The temperature is raised to 215° F (±5°) and the polymerization is carried on until the curing has taken place. For the average marker it has been determined that 10 hours is adequate. This calculates out to about 2 hours per one-half inch of thickness.
The autoclave is turned off after the predetermined time and allowed to gradually return to ambient temperature.
The embedded specimen is then removed from the autoclave, inspected for bubbles, fissures and cracks, and if inspection is passed, it is put back into the autoclave for annealing, which constitutes heating under vacuum at a temperature of 180°-190° F. Annealing time is the same as curing time. In the case of organic specimens which may be damaged at high temperatures, it may be necessary to heat treat at lower temperatures. Further to this point, it has been found in certain circumstances that longer time durations with lower temperatures should also be utilized in the curing step with selected embeddment specimens.
After removal from the autoclave the rear portion of the marker is ready for polishing as may be needed.
The front portion of the marker, or the top portion for those to be utilized vertically (FIG. 3 type), is prepared in the same general manner. Since no items are usually embedded in the front, slightly less care may be exercised, as the possibility of bubbling is reduced when no specimen is present.
The completed front portion, after polishing, is ready for carving. All carving is done from the rear, such that the viewer sees a smooth face, and this smooth face is what is presented to the elements. Carving tools for use with acrylics are known to the art. Typical are those manufactured by Dremel, who markets sets with internal engraving bits.
Upon completion of the carving, one or more suitable dyes is inserted into the carved areas as by brushing, spraying, dabbing, etc., to color these areas. Next, Plaster of Paris or other suitable putty is pushed into all carved areas in the amount necessary to fill the carved areas up to the outer periphery of the piece, i.e., up to the rear surface. This material soaks up excess dye and enhances the outward appearance of the marker by creating a 3-dimensional impression for the carved information.
Prior to curing, however, it is recommended that any necessary light sanding needed to remove imperfections not removable by buffing be carried out. The front and back portions are then laminated together using a suitable solvent such as ethylene dichloride and methylene chloride. However, it is preferred to use an interposed acrylic sheet, which is translucent, and which may be water white or dyed to the color of choice to better enable the details of the carving to be seen. Details of such lamination techniques are known to the art (See FIG. 2).
Anti-static coatings such as a dilute (0.5%) solution of a household detergent, may be applied if desired to the finished marker after all buffing is completed.
If for some reason the user does not desire a transparent appearance, any and all surfaces may be sanded to render them translucent. In addition, pigments can be added during processing to render either portion opaque as may be desired.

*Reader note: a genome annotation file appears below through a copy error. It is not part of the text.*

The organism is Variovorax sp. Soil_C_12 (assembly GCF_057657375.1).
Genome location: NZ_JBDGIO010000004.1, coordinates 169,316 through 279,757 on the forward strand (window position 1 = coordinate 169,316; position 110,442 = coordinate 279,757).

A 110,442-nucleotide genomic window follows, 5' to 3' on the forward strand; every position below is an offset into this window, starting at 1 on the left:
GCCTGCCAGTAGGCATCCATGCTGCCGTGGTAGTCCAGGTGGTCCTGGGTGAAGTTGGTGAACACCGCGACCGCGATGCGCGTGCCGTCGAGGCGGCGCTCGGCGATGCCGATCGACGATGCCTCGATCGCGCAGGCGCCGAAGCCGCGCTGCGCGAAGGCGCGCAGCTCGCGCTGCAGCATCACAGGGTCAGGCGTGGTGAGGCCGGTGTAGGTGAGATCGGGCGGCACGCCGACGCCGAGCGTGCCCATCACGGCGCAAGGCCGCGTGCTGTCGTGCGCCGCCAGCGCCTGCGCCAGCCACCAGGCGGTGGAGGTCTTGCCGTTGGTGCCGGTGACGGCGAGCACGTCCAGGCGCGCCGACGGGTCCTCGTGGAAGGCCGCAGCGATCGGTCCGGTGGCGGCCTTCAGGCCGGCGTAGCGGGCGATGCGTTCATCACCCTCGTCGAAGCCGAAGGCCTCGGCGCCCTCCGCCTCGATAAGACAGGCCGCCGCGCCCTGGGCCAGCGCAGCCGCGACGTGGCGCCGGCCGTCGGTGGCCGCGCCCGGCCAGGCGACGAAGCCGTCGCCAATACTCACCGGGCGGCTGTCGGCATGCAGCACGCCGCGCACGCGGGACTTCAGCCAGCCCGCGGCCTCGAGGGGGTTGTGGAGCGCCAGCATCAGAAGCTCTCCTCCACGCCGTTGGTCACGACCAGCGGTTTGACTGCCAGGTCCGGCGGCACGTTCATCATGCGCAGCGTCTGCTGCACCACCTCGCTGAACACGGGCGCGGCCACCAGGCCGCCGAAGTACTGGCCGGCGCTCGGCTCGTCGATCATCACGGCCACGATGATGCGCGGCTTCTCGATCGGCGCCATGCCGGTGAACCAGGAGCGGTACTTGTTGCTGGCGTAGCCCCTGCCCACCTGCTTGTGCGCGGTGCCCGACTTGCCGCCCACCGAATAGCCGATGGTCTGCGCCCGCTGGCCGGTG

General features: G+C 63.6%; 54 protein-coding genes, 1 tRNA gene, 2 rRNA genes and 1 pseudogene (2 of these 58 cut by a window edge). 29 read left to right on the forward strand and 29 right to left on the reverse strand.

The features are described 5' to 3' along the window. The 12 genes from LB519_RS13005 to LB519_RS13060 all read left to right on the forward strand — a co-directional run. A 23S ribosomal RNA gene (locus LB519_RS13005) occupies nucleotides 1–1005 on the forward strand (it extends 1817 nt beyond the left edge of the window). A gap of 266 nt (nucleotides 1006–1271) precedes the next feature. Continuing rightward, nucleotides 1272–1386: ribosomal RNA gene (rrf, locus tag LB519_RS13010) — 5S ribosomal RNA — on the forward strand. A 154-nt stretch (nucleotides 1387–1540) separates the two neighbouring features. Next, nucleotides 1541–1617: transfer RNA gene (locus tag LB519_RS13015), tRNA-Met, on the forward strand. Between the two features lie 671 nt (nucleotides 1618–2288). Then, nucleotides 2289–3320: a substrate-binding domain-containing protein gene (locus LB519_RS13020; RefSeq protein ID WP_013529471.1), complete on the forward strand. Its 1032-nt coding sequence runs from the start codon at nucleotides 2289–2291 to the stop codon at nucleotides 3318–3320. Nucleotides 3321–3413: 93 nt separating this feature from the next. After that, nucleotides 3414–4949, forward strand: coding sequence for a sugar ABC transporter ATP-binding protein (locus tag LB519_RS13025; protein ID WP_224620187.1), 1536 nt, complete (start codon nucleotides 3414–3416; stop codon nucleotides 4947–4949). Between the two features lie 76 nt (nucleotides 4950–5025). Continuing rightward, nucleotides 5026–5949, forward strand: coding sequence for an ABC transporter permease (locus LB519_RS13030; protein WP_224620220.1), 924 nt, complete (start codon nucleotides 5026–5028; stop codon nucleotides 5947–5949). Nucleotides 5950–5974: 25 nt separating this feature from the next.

The markers of this invention may be utilized solely or in combination with a base. The base adds rigidity and weight and thus theft is hindered.
One base unit that can be employed with the markers of this invention when the markers are used as gravestones, constitutes a circumscribed mass of concrete. A hole about six inches deep and about six inches wider than the dimensions of the marker is dug. The marker is positioned in place and the hole is filled with concrete up to a height equal to the mowed grass level. If desired, a layer of concrete can be placed under the marker. Reference is made to U.S. Pat. No. 3,857,214 for a suitable base.
In addition, the markers of this invention can be utilized with the plastic enclosure for a concrete base, disclosed and claimed in U.S. Pat. No. 3,378,942 to Diamond.
For ease of alignment and visual beauty with rectangular solid markers, it is seen that the surface of the base and the total lower surface of the marker should be substantially flat. However, these surfaces need not be made flat throughout, so long as the portions thereof at their marginal edges lie in a substantially flat plane such that the total alignment can be as desired.
For markers of comparatively small size, it may be beneficial to employ a rigid prong positioned at right angles to the surface intended to lie on the ground. This prong can be threaded into the marker after the marker is tapped, or it may be glued into the marker after an opening of desired depth is drilled into the base of the marker. The prong would prevent the marker from being accidentally moved or removed.
It is seen that the difference between the several embodiments is as follows: Embodiment 1 of FIG. 1 constitutes two portions, namely, 1A and 1B, bonded directly together; whereas the embodiment of FIG. 2 employs an intervening interposed laminating sheet bonded between 1A and 1B. In FIG. 4, the embodiment constitutes only a front portion with a laminating sheet adhered thereto. FIG. 5 depicts an embodiment like that of FIG. 4.
It is also within the scope of this invention to both embed and carve in the same unit portion. Similarly, if embedment and carving are done in the same portion, the other portion can be free from carving or embedding.
At all times, however, the surface area of the laminating sheet is equal to the surface area of the front portion to which it is affixed, and said sheet's surface area is also equal to the surface of the rear part laminated thereto if such rear part is employed. The laminating acrylic sheet may be transparent or translucent, colored or colorless. A pleasing effect is obtained when the front or top portion is clear, and the sheet is colored.
Since certain changes may be made in the above apparatus without departing from the scope of the invention herein involved, it is intended that all matter contained in the above description and shown in the accompanying drawings shall be interpreted as illustrative and not in a limiting sense.
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|U.S. Classification||40/124.5, 52/105, 40/645, 52/104, 428/15, 428/13|